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Fact Check: Trump Is Dead Wrong on Medicare-for-All

Lies from Trump are nothing new, but these outright falsehoods about our healthcare system must not go unchallenged

We pay far more than other countries for health care, and we get far less – among rich countries, we alone have massive coverage gaps, and our health care outcomes are by far inferior.(Photo: Justin Sullivan/Getty Images)

We pay far more than other countries for health care, and we get far less – among rich countries, we alone have massive coverage gaps, and our health care outcomes are by far inferior.(Photo: Justin Sullivan/Getty Images)

Note: Today, USA Today published an op-ed by President Donald Trump that included several falsehoods about single-payer health care.

Lies and deceptions from Trump are nothing new. Lies and deceptions from Trump about Medicare-for All are new, so it’s worth correcting his USA Today column attacking such a system.

One reason his attacks on Medicare-for-All are new is that he probably has supported it in the past. But whatever, there’s no reason to think Trump particularly believed what he said then, or what he says now. On to the major lies and deceits:

  1. Medicare-for-All would not “end Medicare as we know it and take away benefits that seniors have paid for all their lives.” The reason it’s called Medicare-for-All is because it would take the existing program and expand it to everyone. Seniors’ benefits would not be taken away – in fact, they would be improved, but everyone else would gain the benefits of Medicare, too.
  2. Medicare-for-All is not going to cost an “astonishing $32.6 trillion” over 10 years, because it will introduce major savings not adequately accounted for in the study Trump cites. Significant savings would come from eliminating vast amounts of paperwork and bureaucracy imposed by the current dysfunctional system, and steeply dropping costs for brand-name pharmaceuticals. But even if Medicare-for-All cost as much as Trump alleges, that amount would be LESS than projections for our current system, which also leaves tens of millions of Americans without coverage.
  3. Trump's claim to have kept his pledge to maintain coverage for people with pre-existing conditions and create new health insurance options is completely deceptive. First, the protections for pre-existing conditions remain in place only because Trump failed to repeal the Affordable Care Act (ACA.) Meanwhile, a Republican-led lawsuit is challenging the ACA, including guarantee for pre-existing conditions, and there’s a real worry that, especially with Brett Kavanaugh now on the Supreme Court, it might succeed. As for new junk health insurance options Trump has authorized, they offer only the illusion of care, because they permit insurers to skirt the requirement to cover pre-existing conditions.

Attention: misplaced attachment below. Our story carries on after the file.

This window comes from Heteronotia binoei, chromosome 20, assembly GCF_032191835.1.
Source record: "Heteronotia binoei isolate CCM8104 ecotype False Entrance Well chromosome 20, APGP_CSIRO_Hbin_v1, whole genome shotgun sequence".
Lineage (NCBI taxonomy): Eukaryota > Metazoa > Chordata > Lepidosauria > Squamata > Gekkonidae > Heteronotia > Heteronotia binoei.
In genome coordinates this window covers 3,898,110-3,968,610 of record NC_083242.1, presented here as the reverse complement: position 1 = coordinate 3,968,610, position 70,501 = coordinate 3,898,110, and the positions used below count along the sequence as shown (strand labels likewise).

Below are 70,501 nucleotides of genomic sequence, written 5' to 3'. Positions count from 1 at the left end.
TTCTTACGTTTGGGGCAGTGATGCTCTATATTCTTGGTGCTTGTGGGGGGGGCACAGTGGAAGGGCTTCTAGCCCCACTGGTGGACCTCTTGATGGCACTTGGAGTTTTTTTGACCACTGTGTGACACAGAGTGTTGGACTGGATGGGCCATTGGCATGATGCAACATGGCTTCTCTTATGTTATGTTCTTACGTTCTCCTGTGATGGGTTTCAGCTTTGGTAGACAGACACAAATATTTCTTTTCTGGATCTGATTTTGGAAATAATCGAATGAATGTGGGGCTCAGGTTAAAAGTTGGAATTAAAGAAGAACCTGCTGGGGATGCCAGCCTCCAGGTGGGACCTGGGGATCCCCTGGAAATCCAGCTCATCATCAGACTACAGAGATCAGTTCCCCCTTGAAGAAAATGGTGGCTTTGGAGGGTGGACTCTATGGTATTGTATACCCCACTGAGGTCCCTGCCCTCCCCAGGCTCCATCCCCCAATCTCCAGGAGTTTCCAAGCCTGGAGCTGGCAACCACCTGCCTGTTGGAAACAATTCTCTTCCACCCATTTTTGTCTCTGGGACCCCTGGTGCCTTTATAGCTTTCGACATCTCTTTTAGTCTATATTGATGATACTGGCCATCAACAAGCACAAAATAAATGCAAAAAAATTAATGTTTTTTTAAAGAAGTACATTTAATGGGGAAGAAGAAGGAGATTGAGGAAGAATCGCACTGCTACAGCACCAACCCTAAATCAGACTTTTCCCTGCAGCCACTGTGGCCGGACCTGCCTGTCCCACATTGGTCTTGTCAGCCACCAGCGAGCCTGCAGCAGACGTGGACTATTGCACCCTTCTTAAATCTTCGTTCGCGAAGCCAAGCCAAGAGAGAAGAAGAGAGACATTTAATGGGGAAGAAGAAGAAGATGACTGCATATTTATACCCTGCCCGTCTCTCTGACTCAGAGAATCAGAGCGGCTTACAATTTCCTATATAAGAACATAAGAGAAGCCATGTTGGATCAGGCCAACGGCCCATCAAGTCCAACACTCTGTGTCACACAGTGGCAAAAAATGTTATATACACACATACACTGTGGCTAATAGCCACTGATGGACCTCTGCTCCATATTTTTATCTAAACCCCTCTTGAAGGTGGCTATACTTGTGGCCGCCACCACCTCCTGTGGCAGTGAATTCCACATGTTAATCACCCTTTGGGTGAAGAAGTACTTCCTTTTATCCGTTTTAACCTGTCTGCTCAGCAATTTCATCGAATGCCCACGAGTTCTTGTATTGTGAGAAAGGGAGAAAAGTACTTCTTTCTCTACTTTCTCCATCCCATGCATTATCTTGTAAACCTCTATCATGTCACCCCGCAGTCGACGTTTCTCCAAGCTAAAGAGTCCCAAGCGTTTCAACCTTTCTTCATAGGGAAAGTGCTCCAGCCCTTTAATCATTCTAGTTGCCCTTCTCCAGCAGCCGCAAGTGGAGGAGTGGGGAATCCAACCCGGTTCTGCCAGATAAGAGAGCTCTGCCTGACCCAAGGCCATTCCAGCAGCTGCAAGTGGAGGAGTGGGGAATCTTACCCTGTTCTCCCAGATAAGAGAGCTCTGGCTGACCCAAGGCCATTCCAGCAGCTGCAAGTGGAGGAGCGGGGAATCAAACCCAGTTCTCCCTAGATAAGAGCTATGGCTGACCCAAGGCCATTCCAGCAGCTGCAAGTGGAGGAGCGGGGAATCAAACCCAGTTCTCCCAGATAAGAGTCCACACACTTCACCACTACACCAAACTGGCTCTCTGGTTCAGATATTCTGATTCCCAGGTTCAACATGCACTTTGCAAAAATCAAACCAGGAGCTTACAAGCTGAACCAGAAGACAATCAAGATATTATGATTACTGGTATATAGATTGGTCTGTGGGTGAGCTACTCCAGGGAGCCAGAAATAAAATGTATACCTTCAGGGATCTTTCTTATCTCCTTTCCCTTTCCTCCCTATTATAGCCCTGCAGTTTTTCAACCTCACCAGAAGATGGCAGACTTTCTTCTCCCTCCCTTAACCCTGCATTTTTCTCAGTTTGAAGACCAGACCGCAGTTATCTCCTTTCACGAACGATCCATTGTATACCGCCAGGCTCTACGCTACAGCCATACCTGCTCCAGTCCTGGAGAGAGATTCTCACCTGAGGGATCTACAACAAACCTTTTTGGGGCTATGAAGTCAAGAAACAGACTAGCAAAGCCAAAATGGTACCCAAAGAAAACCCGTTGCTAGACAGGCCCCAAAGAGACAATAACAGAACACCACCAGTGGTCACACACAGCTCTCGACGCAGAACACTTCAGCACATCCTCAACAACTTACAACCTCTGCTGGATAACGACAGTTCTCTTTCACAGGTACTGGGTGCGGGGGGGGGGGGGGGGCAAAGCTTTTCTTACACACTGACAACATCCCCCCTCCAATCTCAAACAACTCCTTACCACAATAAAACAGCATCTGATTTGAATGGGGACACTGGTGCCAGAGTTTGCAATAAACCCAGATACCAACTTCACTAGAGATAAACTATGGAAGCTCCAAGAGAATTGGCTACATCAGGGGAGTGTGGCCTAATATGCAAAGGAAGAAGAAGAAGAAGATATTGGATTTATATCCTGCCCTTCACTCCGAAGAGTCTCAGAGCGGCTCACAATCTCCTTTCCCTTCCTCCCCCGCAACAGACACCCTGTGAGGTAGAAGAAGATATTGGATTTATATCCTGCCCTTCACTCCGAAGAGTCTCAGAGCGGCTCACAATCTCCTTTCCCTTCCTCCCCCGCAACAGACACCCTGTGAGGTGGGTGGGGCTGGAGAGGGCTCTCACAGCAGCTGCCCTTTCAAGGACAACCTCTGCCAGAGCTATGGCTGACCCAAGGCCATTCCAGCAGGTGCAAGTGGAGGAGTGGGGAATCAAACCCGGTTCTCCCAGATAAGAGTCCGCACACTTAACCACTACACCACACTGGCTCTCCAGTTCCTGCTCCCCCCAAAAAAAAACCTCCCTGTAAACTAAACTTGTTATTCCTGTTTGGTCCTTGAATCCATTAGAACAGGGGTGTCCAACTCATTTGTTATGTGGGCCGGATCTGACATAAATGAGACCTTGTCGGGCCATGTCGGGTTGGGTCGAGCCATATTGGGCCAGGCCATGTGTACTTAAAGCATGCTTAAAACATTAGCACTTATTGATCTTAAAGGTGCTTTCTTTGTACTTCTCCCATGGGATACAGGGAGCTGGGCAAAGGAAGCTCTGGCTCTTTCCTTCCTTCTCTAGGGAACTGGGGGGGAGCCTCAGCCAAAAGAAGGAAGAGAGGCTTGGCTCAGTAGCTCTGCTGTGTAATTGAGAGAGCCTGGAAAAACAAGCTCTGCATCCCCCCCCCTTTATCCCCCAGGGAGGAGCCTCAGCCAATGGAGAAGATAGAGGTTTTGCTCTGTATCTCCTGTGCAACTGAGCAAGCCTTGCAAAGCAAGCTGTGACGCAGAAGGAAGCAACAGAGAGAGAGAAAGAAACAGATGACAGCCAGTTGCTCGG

4. Medicare-for-All would not “lead to the massive rationing of health care.” It is the current system that rations care, based on the ability to pay. One-third of Americans say they had a problem accessing medical care because of cost in the last year. With Medicare-for-All, everyone will be able to see a doctor or access treatment, irrespective of how much money they have.

Why is support for Medicare-for-All skyrocketing? First, because Americans know from their own experience that the current system is a total mess. Health care is unaffordable, copays are a killer and doctors make you wait and don’t have time for you. The data backs up people’s impressions: We pay far more than other countries for health care, and we get far less – among rich countries, we alone have massive coverage gaps, and our health care outcomes are by far inferior.

Medicare-for-All would take the best performing part of our health care system – Medicare – improve it, and then extend it to all Americans. That system alone will ensure coverage for all Americans, and, by wiping out the massive inefficiencies of the current corporate-dominated system, it will enable us to expand coverage and improve quality for no additional cost.

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Robert Weissman

Robert Weissman

Robert Weissman is the president of Public Citizen. Weissman was formerly director of Essential Action, editor of Multinational Monitor, a magazine that tracks corporate actions worldwide, and a public interest attorney at the Center for Study of Responsive Law. He was a leader in organizing the 2000 IMF and World Bank protests in D.C. and helped make HIV drugs available to the developing world.

 

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